Helen Sharman

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Helen Sharman
Project Juno astronaut
Nationality British
Born (1963-05-30) 30 May 1963 (age 52)
Sheffield, England
Other occupation
University of Sheffield, BSc 1984
Birkbeck, University of London, Ph.D.
Time in space
7d 21h 13m
Selection 1989 Juno
Missions Soyuz TM-12 / Soyuz TM-11
Mission insignia
Soyuz TM-12 patch.png Soyuz TM-11 patch.png

Helen Patricia Sharman OBE FRSC (born 30 May 1963), is a British chemist who became the first Briton in space and the first woman to visit the Mir space station in 1991.

Sharman was born in Grenoside, Sheffield (where she attended Grenoside Junior and Infant School), later moving to Greenhill. After studying at Jordanthorpe Comprehensive, she received a BSc in chemistry at the University of Sheffield in 1984 and a PhD from Birkbeck, University of London. She worked as a research and development technologist for GEC in London and later as a chemist for Mars Incorporated dealing with flavourant properties of chocolate.[1] She worked with chocolate because she liked chocolate and wanted to explore the further flavours and scents of pure alpine chocolate.[2]

Project Juno[edit]

Main article: Project Juno

After responding to a radio advertisement asking for applicants to be the first British astronaut, Sharman was selected for the mission live on ITV, on 25 November 1989, ahead of nearly 13,000 other applicants.[2][3][4] The programme was known as Project Juno and was a cooperative arrangement between the Soviet Union and a group of British companies.[citation needed]

Sharman has been wrongly described as "selected by lottery". She was subjected to a rigorous selection process that gave weight to scientific, educational and aerospace backgrounds as well as the ability to learn a foreign language.[5] A lottery was one of several schemes used to raise money to underwrite the cost of the flight.[citation needed]

Sokol space suit worn by Sharman, at the National Space Centre in Leicester.

Before flying, Sharman spent 18 months in intensive flight training in Star City. The Project Juno consortium failed to raise the monies expected, and the programme was almost cancelled. Reportedly Mikhail Gorbachev ordered it to proceed under Soviet expense in the interests of international relations, but in the absence of western underwriting, less expensive experiments were substituted for those in the original plans.[citation needed]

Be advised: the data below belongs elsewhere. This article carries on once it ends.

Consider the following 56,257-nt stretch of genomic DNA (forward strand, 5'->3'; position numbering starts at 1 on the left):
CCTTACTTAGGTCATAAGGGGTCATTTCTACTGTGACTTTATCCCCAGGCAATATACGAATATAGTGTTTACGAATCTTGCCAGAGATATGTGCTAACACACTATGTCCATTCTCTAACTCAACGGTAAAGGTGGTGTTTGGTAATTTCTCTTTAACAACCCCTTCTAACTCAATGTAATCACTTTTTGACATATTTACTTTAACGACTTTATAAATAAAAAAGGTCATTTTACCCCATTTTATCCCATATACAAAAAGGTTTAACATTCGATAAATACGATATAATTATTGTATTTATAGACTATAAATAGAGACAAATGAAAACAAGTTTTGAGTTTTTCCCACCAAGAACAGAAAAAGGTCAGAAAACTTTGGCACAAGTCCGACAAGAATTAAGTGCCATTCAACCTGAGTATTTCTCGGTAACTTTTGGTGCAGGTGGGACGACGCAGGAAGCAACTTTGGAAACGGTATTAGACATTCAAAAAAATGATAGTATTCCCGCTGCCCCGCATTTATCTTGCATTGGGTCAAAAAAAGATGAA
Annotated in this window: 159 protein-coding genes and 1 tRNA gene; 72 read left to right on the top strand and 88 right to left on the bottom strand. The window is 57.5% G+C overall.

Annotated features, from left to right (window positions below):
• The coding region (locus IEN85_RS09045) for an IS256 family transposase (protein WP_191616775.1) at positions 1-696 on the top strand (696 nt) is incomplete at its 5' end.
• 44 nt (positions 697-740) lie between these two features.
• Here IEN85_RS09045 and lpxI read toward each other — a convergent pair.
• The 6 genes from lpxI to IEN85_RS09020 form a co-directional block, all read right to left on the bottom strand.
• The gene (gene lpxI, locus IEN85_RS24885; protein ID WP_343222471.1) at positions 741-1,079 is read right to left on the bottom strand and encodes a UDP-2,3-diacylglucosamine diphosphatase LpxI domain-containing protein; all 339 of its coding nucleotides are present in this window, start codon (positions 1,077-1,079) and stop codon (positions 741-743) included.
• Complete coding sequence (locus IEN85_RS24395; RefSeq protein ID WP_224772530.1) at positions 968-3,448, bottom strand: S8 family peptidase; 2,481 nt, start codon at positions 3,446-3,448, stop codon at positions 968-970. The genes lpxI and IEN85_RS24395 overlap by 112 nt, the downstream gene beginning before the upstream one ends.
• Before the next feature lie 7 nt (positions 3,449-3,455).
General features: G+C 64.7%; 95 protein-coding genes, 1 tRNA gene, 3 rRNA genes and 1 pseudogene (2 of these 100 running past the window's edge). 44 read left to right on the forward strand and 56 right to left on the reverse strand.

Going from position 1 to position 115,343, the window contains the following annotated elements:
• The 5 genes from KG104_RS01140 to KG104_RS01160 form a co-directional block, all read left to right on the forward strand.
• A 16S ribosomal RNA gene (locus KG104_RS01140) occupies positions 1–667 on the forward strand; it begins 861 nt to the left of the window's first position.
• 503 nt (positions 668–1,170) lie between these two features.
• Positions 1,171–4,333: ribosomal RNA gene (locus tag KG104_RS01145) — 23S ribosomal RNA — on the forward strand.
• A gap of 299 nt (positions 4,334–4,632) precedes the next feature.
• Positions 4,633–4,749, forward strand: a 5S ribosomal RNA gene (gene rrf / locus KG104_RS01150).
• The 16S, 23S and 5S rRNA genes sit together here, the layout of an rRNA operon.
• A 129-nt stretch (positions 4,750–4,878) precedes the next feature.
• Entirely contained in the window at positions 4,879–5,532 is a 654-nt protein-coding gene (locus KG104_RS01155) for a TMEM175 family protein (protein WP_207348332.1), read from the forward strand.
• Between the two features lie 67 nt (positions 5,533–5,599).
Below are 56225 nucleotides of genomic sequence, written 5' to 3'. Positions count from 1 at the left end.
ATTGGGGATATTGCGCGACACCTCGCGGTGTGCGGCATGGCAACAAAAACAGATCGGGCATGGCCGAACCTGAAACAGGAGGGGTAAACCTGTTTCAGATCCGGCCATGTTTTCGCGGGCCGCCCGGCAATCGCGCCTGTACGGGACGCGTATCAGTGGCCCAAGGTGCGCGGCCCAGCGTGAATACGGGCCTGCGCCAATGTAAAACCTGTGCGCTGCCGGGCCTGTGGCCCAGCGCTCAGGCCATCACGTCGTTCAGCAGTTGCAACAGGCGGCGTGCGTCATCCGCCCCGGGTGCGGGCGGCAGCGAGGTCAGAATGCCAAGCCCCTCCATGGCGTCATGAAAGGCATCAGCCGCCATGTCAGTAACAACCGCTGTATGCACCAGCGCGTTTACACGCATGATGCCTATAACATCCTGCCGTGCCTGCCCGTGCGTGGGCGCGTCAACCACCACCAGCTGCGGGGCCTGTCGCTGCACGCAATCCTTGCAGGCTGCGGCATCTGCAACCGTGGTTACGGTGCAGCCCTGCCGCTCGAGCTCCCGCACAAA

The Soyuz TM-12 mission, which included Soviet cosmonauts Anatoly Artsebarsky and Sergei Krikalev, launched on 18 May 1991[6] and lasted eight days, most of that time spent at the Mir space station. Sharman's tasks included medical and agricultural tests,[7] photographing the British Isles, and participating in an unlicenced amateur radio hookup with British schoolchildren. She landed aboard Soyuz TM-11 on 26 May 1991, along with Viktor Afanasyev and Musa Manarov.

Sharman was just 27 years and 11 months old when she went into space, making her (as of 2015) the sixth youngest of the 545 individuals who have flown in space. The second youngest, Valentina Tereshkova, became the first woman in space in 1963 at the age of 26 years and 3 months.[citation needed]

Sharman has not returned to space, although she was one of three British candidates in the 1992 European Space Agency astronaut selection process and was on the shortlist of 25 applicants in 1998.[citation needed]

For her Project Juno accomplishments, Sharman received a star on the Sheffield Walk of Fame.[citation needed]

Later career[edit]

Following her mission to Mir, Sharman wrote an auto-biography, Seize the Moment.[8] In 1997 she published a children's book, The Space Place.[9] She has presented radio and television programmes including for BBC Schools.[10] Sharman is currently Operations Manager for the Department of Chemistry at Imperial College London.[11] She still does outreach activities related to chemistry and her spaceflight, and was recently awarded an Honorary Fellowship from the British Science Association.[12]

Awards and honours[edit]